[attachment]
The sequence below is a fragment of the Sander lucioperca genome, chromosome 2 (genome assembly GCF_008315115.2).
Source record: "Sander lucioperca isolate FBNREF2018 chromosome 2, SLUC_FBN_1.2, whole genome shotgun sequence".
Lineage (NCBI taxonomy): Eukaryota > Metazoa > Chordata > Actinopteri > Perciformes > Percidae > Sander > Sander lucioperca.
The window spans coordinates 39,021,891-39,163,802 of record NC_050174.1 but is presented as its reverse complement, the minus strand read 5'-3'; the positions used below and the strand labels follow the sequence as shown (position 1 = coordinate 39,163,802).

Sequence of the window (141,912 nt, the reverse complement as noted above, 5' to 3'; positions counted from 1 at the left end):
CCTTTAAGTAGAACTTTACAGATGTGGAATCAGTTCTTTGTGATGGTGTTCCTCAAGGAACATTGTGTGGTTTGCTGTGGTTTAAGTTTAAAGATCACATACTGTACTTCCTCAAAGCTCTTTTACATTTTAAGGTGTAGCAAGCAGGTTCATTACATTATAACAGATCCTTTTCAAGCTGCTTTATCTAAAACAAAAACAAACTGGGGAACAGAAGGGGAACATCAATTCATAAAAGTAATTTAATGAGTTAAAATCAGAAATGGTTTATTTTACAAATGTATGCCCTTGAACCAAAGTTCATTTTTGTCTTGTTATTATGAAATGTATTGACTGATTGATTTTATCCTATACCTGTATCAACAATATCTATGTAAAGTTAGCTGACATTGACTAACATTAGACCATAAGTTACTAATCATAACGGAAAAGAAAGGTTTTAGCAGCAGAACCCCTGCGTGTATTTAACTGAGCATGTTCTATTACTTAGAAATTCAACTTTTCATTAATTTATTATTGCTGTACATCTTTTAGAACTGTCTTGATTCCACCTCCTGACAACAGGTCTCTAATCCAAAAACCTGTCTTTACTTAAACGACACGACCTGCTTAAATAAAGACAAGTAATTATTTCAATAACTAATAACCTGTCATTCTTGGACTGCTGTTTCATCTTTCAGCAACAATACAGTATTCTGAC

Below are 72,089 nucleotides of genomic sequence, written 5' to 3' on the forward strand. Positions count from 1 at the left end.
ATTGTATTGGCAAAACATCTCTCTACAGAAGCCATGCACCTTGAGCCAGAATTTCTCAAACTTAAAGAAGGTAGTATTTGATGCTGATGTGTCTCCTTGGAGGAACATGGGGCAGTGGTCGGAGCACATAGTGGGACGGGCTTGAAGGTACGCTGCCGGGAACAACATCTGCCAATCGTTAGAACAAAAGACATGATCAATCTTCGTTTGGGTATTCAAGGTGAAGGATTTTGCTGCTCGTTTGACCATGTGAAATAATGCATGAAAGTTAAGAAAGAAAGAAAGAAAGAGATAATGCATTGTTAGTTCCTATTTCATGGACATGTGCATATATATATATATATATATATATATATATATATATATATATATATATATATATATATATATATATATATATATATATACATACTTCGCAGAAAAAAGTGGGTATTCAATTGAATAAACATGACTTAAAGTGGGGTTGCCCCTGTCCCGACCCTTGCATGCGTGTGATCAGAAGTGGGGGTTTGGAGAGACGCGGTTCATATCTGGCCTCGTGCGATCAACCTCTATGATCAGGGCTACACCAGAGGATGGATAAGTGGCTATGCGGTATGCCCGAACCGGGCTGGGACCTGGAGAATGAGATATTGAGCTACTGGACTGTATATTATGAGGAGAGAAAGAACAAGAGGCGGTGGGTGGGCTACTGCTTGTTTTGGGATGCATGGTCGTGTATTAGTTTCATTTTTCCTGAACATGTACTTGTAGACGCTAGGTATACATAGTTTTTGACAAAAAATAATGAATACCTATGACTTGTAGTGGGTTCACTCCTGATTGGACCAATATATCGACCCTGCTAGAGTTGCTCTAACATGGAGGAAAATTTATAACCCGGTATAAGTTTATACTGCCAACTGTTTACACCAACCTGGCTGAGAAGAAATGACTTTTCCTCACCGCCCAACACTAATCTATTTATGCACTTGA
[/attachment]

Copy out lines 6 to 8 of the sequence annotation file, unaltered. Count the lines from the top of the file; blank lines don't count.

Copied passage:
CCTTTAAGTAGAACTTTACAGATGTGGAATCAGTTCTTTGTGATGGTGTTCCTCAAGGAACATTGTGTGGTTTGCTGTGGTTTAAGTTTAAAGATCACATACTGTACTTCCTCAAAGCTCTTTTACATTTTAAGGTGTAGCAAGCAGGTTCATTACATTATAACAGATCCTTTTCAAGCTGCTTTATCTAAAACAAAAACAAACTGGGGAACAGAAGGGGAACATCAATTCATAAAAGTAATTTAATGAGTTAAAATCAGAAATGGTTTATTTTACAAATGTATGCCCTTGAACCAAAGTTCATTTTTGTCTTGTTATTATGAAATGTATTGACTGATTGATTTTATCCTATACCTGTATCAACAATATCTATGTAAAGTTAGCTGACATTGACTAACATTAGACCATAAGTTACTAATCATAACGGAAAAGAAAGGTTTTAGCAGCAGAACCCCTGCGTGTATTTAACTGAGCATGTTCTATTACTTAGAAATTCAACTTTTCATTAATTTATTATTGCTGTACATCTTTTAGAACTGTCTTGATTCCACCTCCTGACAACAGGTCTCTAATCCAAAAACCTGTCTTTACTTAAACGACACGACCTGCTTAAATAAAGACAAGTAATTATTTCAATAACTAATAACCTGTCATTCTTGGACTGCTGTTTCATCTTTCAGCAACAATACAGTATTCTGAC

Below are 72,089 nucleotides of genomic sequence, written 5' to 3' on the forward strand. Positions count from 1 at the left end.
ATTGTATTGGCAAAACATCTCTCTACAGAAGCCATGCACCTTGAGCCAGAATTTCTCAAACTTAAAGAAGGTAGTATTTGATGCTGATGTGTCTCCTTGGAGGAACATGGGGCAGTGGTCGGAGCACATAGTGGGACGGGCTTGAAGGTACGCTGCCGGGAACAACATCTGCCAATCGTTAGAACAAAAGACATGATCAATCTTCGTTTGGGTATTCAAGGTGAAGGATTTTGCTGCTCGTTTGACCATGTGAAATAATGCATGAAAGTTAAGAAAGAAAGAAAGAAAGAGATAATGCATTGTTAGTTCCTATTTCATGGACATGTGCATATATATATATATATATATATATATATATATATATATATATATATATATATATATATATATATATATATATATATATACATACTTCGCAGAAAAAAGTGGGTATTCAATTGAATAAACATGACTTAAAGTGGGGTTGCCCCTGTCCCGACCCTTGCATGCGTGTGATCAGAAGTGGGGGTTTGGAGAGACGCGGTTCATATCTGGCCTCGTGCGATCAACCTCTATGATCAGGGCTACACCAGAGGATGGATAAGTGGCTATGCGGTATGCCCGAACCGGGCTGGGACCTGGAGAATGAGATATTGAGCTACTGGACTGTATATTATGAGGAGAGAAAGAACAAGAGGCGGTGGGTGGGCTACTGCTTGTTTTGGGATGCATGGTCGTGTATTAGTTTCATTTTTCCTGAACATGTACTTGTAGACGCTAGGTATACATAGTTTTTGACAAAAAATAATGAATACCTATGACTTGTAGTGGGTTCACTCCTGATTGGACCAATATATCGACCCTGCTAGAGTTGCTCTAACATGGAGGAAAATTTATAACCCGGTATAAGTTTATACTGCCAACTGTTTACACCAACCTGGCTGAGAAGAAATGACTTTTCCTCACCGCCCAACACTAATCTATTTATGCACTTGA